Sat Jun 21 15:17:22 EDT 2008
Just a quick note to all Kinejapanners in the Bristol area, if there indeed are any. Over June-July the Arnolfini are putting on a great season of Asian and Asian-related docs and features to go with their Far West exhibition..
I'll be up and around for Prisoner / Terrorist and The New God in mid-July, and am very excited about seeing Daniel Gordon's great North Korean documentaries again.
Its just a crying shame I won't be around for the Hidden Fortress and the Legend of the Seven Golden Vampires double bill....
All details below and on Arnolfini website: www.arnolfini.org.uk/whatson/films/
Alongside the Far West project we present a series of film screenings reflecting on cultural and economic transfer between east and west.
Far West is a major cross artform project exploring the neww cultural and economic relationships that are emerging as the economic centre of the world shifts towards the East. The project includes exhibitions, off site presentations, performance, film and a range of talks and events.
Tickets: ?5.50/?4.00 (concs)
Arnolfini's double bills offer fantastic value for money - two films back to back for the price of one.
(some screenings are less)
I'm a Cyborg, but That's OK (15)
Fri 20 & Sat 21 Jun, 8.30pm
A whimsical comedy, something of a change of course for Park Chan-Wook. The heroine is a production-line worker who comes to believe that she's a cyborg, attempts to repair a cut with a strong electric current, only to end up in a mental hospital packed with similarly colourful eccentrics.
Dir. Park Chan-Wook South Korea 2006 1h 47m Subtitled
Park Chan-Wook Double Bill
Sun 22 Jun, 6.30pm
Don't let the title fool you. Nothing could be less English and clubbable than this horrifying, brilliant, revenge thriller from the Korean maestro. You?ll never look at an octopus in the same way again. Cinema that holds an edge of cold steel against your throat.
Dir. Park Chan-Wook South Korea 2003 2h Subtitled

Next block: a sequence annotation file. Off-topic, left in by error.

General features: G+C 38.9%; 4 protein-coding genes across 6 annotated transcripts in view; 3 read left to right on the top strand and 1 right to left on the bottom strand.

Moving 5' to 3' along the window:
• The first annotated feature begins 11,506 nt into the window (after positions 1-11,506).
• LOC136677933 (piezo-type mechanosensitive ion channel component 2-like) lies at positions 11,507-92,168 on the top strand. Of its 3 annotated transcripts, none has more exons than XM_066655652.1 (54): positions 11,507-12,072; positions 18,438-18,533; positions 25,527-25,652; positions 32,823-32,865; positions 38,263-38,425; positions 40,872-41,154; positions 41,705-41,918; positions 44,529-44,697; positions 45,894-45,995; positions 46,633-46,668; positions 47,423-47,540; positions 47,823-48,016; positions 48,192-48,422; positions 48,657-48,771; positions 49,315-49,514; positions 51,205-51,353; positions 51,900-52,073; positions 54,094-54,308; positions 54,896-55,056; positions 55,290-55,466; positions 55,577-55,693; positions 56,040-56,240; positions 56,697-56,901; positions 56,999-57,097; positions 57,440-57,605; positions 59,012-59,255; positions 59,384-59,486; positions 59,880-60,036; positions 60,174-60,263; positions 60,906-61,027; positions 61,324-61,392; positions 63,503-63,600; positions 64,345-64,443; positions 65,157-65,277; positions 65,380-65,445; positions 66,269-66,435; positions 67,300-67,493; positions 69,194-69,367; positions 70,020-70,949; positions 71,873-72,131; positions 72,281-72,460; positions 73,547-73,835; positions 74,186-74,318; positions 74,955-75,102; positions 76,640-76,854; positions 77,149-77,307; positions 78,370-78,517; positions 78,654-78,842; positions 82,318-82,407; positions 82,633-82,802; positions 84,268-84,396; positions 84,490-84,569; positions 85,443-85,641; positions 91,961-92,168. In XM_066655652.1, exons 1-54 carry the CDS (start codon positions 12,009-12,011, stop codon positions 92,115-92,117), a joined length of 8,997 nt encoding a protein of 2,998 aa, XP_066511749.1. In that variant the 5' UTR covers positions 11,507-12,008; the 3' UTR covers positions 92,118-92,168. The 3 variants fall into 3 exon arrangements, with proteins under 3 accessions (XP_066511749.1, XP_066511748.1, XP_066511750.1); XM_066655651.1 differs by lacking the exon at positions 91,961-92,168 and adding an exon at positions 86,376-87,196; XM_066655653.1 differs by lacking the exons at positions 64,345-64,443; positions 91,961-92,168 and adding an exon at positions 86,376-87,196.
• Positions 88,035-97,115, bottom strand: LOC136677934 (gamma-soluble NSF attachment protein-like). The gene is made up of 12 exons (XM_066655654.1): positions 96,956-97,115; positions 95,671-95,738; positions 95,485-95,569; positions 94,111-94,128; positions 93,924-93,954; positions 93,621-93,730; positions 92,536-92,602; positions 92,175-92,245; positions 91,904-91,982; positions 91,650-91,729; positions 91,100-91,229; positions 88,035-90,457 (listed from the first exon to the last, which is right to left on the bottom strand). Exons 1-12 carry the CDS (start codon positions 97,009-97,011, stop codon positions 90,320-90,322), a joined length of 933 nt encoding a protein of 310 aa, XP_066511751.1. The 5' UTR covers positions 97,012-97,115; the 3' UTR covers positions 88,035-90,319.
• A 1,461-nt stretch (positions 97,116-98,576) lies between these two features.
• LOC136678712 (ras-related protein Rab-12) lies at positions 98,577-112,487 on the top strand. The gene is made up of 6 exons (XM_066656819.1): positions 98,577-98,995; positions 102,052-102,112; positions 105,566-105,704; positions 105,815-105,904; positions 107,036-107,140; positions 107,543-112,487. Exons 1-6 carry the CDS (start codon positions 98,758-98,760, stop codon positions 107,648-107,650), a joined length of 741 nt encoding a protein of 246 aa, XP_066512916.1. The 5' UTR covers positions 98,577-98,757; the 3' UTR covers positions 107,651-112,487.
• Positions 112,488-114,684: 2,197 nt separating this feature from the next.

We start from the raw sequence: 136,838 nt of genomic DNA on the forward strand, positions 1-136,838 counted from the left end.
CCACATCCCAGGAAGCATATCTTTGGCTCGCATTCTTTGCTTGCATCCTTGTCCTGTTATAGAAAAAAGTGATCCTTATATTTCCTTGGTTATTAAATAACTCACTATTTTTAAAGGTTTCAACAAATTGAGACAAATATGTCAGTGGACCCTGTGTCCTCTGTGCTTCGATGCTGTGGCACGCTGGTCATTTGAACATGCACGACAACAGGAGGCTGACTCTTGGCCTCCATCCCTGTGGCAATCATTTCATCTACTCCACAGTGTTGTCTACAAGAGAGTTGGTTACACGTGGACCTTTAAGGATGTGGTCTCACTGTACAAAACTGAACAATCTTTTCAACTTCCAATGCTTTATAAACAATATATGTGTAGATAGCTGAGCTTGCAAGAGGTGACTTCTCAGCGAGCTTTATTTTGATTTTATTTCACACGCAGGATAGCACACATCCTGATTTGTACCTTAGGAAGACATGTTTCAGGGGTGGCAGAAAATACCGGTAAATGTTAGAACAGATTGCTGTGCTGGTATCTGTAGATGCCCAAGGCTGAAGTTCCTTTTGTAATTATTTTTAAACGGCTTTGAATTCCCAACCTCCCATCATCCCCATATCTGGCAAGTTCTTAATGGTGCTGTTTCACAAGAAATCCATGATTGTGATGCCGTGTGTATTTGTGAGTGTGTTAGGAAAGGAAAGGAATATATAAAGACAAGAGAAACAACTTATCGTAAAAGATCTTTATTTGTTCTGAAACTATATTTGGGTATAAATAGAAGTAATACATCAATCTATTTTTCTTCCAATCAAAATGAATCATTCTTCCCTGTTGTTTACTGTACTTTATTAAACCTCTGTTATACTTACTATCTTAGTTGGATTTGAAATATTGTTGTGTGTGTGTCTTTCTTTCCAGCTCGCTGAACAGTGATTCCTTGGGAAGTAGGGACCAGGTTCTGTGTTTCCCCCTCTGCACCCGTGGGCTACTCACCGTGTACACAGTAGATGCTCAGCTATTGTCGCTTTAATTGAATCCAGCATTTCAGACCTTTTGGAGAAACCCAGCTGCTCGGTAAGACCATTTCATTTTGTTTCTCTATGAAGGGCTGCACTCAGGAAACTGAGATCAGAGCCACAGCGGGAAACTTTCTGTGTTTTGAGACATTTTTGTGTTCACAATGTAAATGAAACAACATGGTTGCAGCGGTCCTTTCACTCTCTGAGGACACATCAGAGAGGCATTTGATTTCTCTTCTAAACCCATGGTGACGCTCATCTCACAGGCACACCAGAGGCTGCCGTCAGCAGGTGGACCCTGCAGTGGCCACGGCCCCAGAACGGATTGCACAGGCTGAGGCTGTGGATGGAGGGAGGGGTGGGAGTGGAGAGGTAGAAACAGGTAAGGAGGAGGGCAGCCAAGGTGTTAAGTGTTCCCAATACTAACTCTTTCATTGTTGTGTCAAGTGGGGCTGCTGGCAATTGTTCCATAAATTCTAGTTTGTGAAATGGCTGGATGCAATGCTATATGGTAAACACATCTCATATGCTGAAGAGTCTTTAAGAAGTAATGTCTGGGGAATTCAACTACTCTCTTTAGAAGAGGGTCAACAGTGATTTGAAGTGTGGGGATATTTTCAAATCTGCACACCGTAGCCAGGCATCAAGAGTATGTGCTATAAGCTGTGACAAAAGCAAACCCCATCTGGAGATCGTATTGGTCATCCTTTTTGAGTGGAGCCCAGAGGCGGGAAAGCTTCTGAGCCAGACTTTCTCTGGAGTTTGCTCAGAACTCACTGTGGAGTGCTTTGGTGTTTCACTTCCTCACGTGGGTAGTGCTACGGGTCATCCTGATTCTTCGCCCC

Lady Vengeance (18)
Sun 22 Jun, 9.00pm
Modern violent films have often lazily been compared to Shakespeare's Titus Andronicus, by way of excuse for their excesses. Yet Lady Vengeance really does justify this specific comparison. It is a pulp-nightmare that builds inexorably to a truly stomach-turning finish.
Dir. Park Chan-Wook South Korea 2005 1h 52m Subtitled
Sat 28 Jun, 7.30pm
Artist Mayling To introduces a selection of films that document the processes of cultural exchange during China?s 'Open Door' Policy to the West, contrasting the impact and consequences of experience between performers including Wham!, Jean-Michel Jarre and Isaac Stern.
?3.00 / 2.00 concs
Culture Chop Double Bill
The Hidden Fortress (PG)
Sun 29 Jun, 6.30pm
Lighter in tone than his other samurai adventures, but no less rewarding, this epic romance is the film George Lucas based Star Wars on, but Kurosawa?s editing is more accomplished. Comedy co-exists with a dark view of life's brevity, cast within exhilarating set pieces and captivating images. Few arthouse classics are as entertaining.
Dir. Akira Kurosawa Japan 1958 2h 6m Subtitled
The Legend of the Seven Golden Vampires (18)
Sun 29 Jun, 9.00pm
A remarkable venture, in which British institution Hammer tried to cash-in on the martial arts boom by teaming up with Hong Kong?s Shaw Brothers Studios. They produced this cult/camp fusion of classic Hammer gore and Kung-Fu. Some have read a metaphor for Chinese revolutionary history into Dracula?s colonial exploits, but that might be stretching it a little.
Dir. Roy Ward Baker Hong Kong / UK 1974 1h 31m
Manufactured Landscapes (U)
Thu 10 - Sat 12 Jul, 6.30pm
Acting as a companion piece to Jia Zhangke's films as part of the Three Gorges Weekend, the award-winning documentary which captures photographer Edward Burtynsky at work amid the mountains of ?e-waste? in China; the Yangtze Valley where whole towns are being demolished to make way for the Three Gorges Dam; the shipbreaking yards of Bangladesh; the crowded skyline of Shanghai. Eschewing polemics, Burtynsky aims simply to bring these landscapes into our consciousness.
Dir. Jennifer Baichwal Canada 2006 1h 30m
Three Gorges Weekend: Still Life (PG)
Thu 10 - Sat 12 Jul, 8.30pm
A weekend of films from Jia Zhangke - a leading figure among the 'Sixth Generation' of Chinese directors. Feted in the West but almost unknown in China until recent years, his work rejects the idealism of older generations of filmmakers, reflecting upon the strangeness of a globalised world.
Winner of Venice 2006, the vivid and absorbing tale of two individuals struggling to keep up with the dizzying pace of change in 21st century China, searching for their missing partners. Their respective quests bring them to Fengjie, a town soon to disappear forever in the flooding caused by the controversial Three Gorges Dam.